BRT also contends that the court should not have granted injunctive relief. Since the plaintiffs, as conceded by the Railroad, have no administrative remedy and the facts are stipulated, the injunction should be sustained if the plaintiffs have a cause of action. As to the impropriety of the injunction much of BRT's argument is eliminated by the fact that the relief is prayed for only as to the rights of Smith and others as conductors and the court specifically limited the relief granted to such rights.


The fact that Smith and others in the same situation performing dual functions in separate crafts and classes of the Railroad failed to pay dues to BRT in 1952 and were cited for this noncompliance prior to the filing of this case clearly has no bearing upon the question whether they should be dismissed from employment as conductors in 1956, when they are members of the ORC, a labor organization natioal in scope organized under the Act, which has been and is the exclusive bargaining representative of the conductors.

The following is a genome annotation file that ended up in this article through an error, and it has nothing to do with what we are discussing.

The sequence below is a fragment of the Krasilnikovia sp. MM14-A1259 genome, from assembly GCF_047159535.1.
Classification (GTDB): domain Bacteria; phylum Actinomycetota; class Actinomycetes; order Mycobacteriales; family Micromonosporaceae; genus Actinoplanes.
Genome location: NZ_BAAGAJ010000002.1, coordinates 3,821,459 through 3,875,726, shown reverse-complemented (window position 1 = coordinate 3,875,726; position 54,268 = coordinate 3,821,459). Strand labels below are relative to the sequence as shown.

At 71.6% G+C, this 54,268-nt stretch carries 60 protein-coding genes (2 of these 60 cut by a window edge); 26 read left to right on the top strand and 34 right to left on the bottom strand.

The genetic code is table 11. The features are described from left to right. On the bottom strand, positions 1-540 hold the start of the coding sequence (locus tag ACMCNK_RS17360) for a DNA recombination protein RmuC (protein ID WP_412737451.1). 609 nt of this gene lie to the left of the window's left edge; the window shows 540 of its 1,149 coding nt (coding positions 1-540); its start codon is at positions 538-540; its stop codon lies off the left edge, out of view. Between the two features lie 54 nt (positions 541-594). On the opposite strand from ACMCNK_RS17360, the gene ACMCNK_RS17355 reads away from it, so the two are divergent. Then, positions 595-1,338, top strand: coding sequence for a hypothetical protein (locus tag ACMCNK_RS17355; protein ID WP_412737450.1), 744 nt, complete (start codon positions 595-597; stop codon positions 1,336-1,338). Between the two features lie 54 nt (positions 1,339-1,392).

Smith was employed as a conductor in 1944, eight years before he was cited by BRT and twelve years before his proposed discharge as a conductor. Under the ORC bargaining agreement Smith's rights as a conductor were established and accrued 'from date of promotion.' Rule 3, ORC agreement. Smith was assigned regularly as a conductor at the time of hearing but this, we think, is not decisive. The controlling consideration is that Smith's rights as a conductor and the rights of others similarly situated have been long established and are sought to be destroyed by the action of a labor union which has no bargaining rights affecting conductors. The question is whether these facts constitute a cause of action entitling plaintiffs to relief.